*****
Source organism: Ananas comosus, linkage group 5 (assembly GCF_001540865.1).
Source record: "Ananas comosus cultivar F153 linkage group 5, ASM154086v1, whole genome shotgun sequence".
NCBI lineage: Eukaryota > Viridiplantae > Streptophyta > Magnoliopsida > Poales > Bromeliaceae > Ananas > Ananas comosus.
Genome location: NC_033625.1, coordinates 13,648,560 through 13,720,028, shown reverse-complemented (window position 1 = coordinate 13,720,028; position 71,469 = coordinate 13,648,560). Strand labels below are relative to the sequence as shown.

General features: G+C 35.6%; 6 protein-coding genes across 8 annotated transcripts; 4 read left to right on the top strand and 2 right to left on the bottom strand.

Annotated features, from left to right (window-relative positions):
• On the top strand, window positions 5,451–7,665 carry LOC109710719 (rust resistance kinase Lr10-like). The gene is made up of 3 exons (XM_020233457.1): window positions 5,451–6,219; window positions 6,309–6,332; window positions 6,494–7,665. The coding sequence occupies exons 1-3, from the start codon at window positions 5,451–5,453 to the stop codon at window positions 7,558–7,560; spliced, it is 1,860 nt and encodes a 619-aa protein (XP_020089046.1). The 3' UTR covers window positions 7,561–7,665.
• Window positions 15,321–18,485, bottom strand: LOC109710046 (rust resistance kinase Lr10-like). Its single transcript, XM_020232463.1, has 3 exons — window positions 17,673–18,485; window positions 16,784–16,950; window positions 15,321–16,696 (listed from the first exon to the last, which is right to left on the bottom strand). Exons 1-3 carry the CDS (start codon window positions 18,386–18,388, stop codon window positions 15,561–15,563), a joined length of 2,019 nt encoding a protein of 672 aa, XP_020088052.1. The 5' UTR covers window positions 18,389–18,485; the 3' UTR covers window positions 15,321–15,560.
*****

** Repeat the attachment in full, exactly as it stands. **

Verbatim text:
Source organism: Ananas comosus, linkage group 5 (assembly GCF_001540865.1).
Source record: "Ananas comosus cultivar F153 linkage group 5, ASM154086v1, whole genome shotgun sequence".
NCBI lineage: Eukaryota > Viridiplantae > Streptophyta > Magnoliopsida > Poales > Bromeliaceae > Ananas > Ananas comosus.
Genome location: NC_033625.1, coordinates 13,648,560 through 13,720,028, shown reverse-complemented (window position 1 = coordinate 13,720,028; position 71,469 = coordinate 13,648,560). Strand labels below are relative to the sequence as shown.

General features: G+C 35.6%; 6 protein-coding genes across 8 annotated transcripts; 4 read left to right on the top strand and 2 right to left on the bottom strand.

Annotated features, from left to right (window-relative positions):
• On the top strand, window positions 5,451–7,665 carry LOC109710719 (rust resistance kinase Lr10-like). The gene is made up of 3 exons (XM_020233457.1): window positions 5,451–6,219; window positions 6,309–6,332; window positions 6,494–7,665. The coding sequence occupies exons 1-3, from the start codon at window positions 5,451–5,453 to the stop codon at window positions 7,558–7,560; spliced, it is 1,860 nt and encodes a 619-aa protein (XP_020089046.1). The 3' UTR covers window positions 7,561–7,665.
• Window positions 15,321–18,485, bottom strand: LOC109710046 (rust resistance kinase Lr10-like). Its single transcript, XM_020232463.1, has 3 exons — window positions 17,673–18,485; window positions 16,784–16,950; window positions 15,321–16,696 (listed from the first exon to the last, which is right to left on the bottom strand). Exons 1-3 carry the CDS (start codon window positions 18,386–18,388, stop codon window positions 15,561–15,563), a joined length of 2,019 nt encoding a protein of 672 aa, XP_020088052.1. The 5' UTR covers window positions 18,389–18,485; the 3' UTR covers window positions 15,321–15,560.